architect and humanitarian Yasmeen Lari
The 2022 summer floods in Pakistan have impacted 33 million people, killed more than 1,600 and left one-third of the country temporarily underwater. Half a million Pakistanis ended up without a home. Fortunately, kind souls such as architect and humanitarian Yasmeen Lari have intervened. Pakistan’s first female architect, after decades of civil and humanitarian service, designed and disseminated sustainable bamboo shelters that can be easily assembled and transported to higher ground during floods. Architect and humanitarian Yasmeen Lari has been full of assistance. She has a long track record of working to ease Pakistani plight. Focusing on environmental well-being, the settlement of Pakistanis and the need for a redesign of foreign aid, Yasmeen has built a legacy for herself that is both admirable and enlightening.


A common theme of the work of architect and humanitarian Yasmeen Lari is environmental conscientiousness, which is in every component of her work, from bamboo huts in the aftermath of flooding to city planning. She has called for the replacement of the pavement with terracotta, because of its ability to better absorb water and the low impact of its manufacture. In Karachi, Yasmeen has pledged to assist the city in mitigating the effects of climate change by reducing its carbon footprint, citing that her line of work accounts for nearly 40% of worldwide emissions.


In 1980 Yasmeen and her husband Suhail started the Heritage Foundation, which focuses on the conservation of traditional Pakistani architecture and culture. Since the early 2000s, she stopped working on big architectural projects in order to focus on writing architecture books and humanitarian work. Through the Heritage Foundation, the Laris have worked to educate illiterate Pakistani women. One project has been promoting alternatives to cooking over open fires, which can cause deforestation, fires and respiratory illness. The Saris have helped introduce mud and lime-plastered stoves that run on local biofuels such as cattle waste or sawdust.

Foreign Aid

While Yasmeen may prefer for aid to be locally sourced, she is not opposed to foreign groups offering their support, given the mere scale of the catastrophes facing Pakistan. However, she feels that NGOs and governments ought to alter the way in which they approach their assistance, and should shift from focusing on how much they can give monetarily and to how much they can empower and inspire the suffering to help themselves. “The aid mindset,” she told The Guardian, “is to think of everyone as helpless victims who need things done for them, but we have to help people to do things for themselves.”

Life of Service

The work of architect and humanitarian Yasmeen Lari has offered assistance to disaster victims in Pakistan in her own unique way. This selfless woman has been able to combine her love for architecture, environmental awareness and the empowerment of others into her work, and is teaching others how to do the same. The Heritage Foundation instructs Pakistanis, among many things, on how to build their own bamboo structures on its YouTube page. Yasmeen has also hosted eco-friendly workshops for female architecture students, where they build huts under her supervision. Yasmeen and her husband are always working on new projects, from ovens to recycling, and their work after this year’s massive flooding is merely the tip of the iceberg.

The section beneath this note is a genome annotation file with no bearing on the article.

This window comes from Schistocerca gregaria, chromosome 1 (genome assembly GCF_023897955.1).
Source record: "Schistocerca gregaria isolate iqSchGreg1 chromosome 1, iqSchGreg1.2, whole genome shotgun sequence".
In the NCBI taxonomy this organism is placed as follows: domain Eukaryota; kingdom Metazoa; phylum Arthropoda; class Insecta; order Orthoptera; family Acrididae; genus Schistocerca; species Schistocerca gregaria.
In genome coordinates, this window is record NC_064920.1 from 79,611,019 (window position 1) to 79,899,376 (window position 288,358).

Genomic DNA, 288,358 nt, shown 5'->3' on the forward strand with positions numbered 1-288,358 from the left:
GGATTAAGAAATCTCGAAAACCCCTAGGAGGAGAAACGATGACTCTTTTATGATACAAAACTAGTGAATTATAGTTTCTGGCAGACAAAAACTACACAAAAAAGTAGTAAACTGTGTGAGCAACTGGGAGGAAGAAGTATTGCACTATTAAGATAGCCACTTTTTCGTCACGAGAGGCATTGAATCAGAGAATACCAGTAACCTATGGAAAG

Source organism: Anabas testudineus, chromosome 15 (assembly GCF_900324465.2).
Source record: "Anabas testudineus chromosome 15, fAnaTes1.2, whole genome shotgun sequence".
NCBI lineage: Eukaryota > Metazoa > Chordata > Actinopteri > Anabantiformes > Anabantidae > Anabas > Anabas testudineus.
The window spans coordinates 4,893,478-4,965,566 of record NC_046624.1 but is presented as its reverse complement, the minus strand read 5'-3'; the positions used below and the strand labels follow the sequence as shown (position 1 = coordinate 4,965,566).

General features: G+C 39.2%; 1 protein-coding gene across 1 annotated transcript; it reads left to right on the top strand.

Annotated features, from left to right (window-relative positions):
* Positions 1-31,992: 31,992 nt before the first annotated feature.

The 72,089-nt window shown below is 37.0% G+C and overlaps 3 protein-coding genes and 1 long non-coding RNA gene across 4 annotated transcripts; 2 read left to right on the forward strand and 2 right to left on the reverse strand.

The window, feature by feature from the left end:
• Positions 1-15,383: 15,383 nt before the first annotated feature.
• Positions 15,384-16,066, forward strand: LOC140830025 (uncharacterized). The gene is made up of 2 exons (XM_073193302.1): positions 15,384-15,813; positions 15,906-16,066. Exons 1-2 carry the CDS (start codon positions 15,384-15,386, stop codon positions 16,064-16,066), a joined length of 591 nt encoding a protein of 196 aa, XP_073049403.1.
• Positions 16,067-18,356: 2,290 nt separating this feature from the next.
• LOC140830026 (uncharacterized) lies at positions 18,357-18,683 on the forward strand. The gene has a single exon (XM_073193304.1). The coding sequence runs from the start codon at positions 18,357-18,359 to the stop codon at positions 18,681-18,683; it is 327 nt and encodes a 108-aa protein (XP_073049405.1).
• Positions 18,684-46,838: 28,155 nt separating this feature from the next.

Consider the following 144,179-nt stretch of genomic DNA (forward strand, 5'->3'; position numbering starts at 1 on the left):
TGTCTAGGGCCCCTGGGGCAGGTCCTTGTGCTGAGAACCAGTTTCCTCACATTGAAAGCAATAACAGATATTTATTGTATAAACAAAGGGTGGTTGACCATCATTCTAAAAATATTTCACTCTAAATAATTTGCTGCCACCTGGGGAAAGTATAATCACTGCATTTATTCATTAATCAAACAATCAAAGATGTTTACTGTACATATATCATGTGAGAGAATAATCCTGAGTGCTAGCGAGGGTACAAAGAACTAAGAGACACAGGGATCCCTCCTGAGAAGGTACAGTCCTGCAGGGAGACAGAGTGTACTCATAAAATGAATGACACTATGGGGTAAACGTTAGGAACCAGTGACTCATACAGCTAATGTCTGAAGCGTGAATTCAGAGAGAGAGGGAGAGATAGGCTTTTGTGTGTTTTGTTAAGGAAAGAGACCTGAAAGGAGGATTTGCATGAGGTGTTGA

– Jacob Lawhern
Photo: Wikimedia Commons

Ebola Outbreak
Following the mismanagement of the Ebola outbreak in West Africa in 2014, international health organizations pledge to reform crisis response.

The World Health Organization (WHO) reported 24 outbreaks since the endemic disease was first identified over 40 years ago.

The 2014 outbreak in West Africa was the third spread of the 20th century. The effects ravaged the ill-prepared communities of Sierra Leone, Liberia and Guinea. Over 28,000 cases were reported, nearing a death total of over 11,000.

The West African region had not encountered an Ebola outbreak before 2014. Inexperience, along with inadequate local health facilities and distrust among the local community aided in the severity of the outbreak in Ghana.

The international community’s response also contributed to the haphazard spread throughout the region and eventually the world.

A panel of 19 global health and hygiene experts attributed the 11,300 West African deaths as an “egregious failure” of the WHO and a clear indication of the necessity to implement serious healthcare response reform.

The director of the Harvard Global Health Institute (HGHI), Ashish Jha, cited the WHO’s intentionally delayed response as negligible, stating that, “People at WHO were aware that there was an Ebola outbreak that was getting out of control by spring, and yet it took until August to declare a public health emergency.”

The WHO acknowledged the need for healthcare reform during the April 16, 2015 press release — citing the importance of increased capacity, communication, coordination, sensitivity and community/culture in future crisis response efforts. The WHO, however, was not the only international body cited for response failure.

The Heritage Foundation found the United States government crisis response efforts as internally lackluster and externally reactionary.

In order to prevent an outbreak of this magnitude, the WHO has committed to implement comprehensive health care response reforms. The corrections include: expanding staff members; creating a Global Health Emergency Workforce; establishing a contingency fund and increasing community engagement.

The mismanagement during the Ebola outbreak highlights the need for action beyond the healthcare response reform. Foreign assistance before and after a health crisis is the most effective way to avoid international health crises.

Adam George

Photo: Flickr